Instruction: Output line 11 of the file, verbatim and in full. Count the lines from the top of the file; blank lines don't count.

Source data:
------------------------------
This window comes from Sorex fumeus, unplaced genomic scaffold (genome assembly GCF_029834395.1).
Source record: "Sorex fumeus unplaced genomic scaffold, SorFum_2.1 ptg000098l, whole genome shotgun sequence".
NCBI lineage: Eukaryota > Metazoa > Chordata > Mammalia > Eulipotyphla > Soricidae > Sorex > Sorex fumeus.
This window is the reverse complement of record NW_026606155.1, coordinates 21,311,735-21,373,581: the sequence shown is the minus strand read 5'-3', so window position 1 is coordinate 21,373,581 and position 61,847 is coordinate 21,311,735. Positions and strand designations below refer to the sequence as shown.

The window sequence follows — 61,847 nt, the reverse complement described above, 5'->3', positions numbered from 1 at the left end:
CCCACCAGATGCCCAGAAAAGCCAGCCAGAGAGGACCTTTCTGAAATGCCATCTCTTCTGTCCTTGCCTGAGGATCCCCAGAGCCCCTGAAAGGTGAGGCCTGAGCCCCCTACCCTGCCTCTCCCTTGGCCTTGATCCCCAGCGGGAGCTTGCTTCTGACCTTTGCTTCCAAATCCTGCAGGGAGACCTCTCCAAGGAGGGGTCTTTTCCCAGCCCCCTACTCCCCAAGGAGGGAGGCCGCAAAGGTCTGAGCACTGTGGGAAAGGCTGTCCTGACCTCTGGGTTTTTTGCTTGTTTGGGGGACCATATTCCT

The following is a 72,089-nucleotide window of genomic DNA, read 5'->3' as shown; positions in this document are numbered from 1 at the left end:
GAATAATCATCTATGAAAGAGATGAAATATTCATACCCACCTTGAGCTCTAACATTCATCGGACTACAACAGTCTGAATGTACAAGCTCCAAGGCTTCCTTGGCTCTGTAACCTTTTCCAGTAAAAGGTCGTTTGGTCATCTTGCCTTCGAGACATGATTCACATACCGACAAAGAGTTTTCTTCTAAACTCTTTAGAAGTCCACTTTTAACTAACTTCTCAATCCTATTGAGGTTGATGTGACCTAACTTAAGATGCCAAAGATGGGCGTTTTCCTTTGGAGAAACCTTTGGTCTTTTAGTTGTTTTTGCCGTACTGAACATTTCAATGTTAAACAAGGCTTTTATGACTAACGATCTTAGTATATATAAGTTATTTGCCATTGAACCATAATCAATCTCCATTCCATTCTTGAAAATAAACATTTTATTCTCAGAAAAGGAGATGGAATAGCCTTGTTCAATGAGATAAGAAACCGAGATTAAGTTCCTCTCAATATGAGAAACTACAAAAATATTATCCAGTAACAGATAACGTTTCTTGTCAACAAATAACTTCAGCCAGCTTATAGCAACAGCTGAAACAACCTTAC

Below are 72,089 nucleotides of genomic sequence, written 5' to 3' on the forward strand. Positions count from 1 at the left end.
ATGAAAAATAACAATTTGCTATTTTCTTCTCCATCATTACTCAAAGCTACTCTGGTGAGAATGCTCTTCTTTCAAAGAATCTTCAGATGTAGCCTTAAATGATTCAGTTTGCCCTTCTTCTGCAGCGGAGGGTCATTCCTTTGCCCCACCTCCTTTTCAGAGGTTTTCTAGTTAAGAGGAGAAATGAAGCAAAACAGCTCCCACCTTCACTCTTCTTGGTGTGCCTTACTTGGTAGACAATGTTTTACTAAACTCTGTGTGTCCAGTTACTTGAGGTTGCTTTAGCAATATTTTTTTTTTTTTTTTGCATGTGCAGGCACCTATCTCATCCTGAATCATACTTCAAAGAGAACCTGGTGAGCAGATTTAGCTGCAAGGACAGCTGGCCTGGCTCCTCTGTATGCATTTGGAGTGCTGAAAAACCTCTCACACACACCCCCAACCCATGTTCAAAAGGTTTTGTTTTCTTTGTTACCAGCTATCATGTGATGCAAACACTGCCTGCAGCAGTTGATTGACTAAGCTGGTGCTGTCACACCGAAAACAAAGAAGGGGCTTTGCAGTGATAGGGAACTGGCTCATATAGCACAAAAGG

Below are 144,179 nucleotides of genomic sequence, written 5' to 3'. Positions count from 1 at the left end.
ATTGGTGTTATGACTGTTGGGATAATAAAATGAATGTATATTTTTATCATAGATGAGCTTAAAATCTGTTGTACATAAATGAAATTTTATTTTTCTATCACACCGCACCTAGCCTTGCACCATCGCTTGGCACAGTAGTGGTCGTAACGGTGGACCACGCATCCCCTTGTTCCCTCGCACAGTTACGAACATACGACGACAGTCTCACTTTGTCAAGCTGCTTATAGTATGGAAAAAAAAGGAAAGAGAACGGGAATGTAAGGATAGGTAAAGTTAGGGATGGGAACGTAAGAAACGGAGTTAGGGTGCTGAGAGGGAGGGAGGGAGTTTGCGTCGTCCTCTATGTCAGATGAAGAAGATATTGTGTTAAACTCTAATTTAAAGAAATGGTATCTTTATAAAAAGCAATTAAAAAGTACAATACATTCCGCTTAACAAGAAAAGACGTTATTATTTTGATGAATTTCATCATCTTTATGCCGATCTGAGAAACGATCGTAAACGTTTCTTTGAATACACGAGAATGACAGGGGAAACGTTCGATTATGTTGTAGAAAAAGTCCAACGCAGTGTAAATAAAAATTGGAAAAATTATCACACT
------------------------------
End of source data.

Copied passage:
Below are 144,179 nucleotides of genomic sequence, written 5' to 3'. Positions count from 1 at the left end.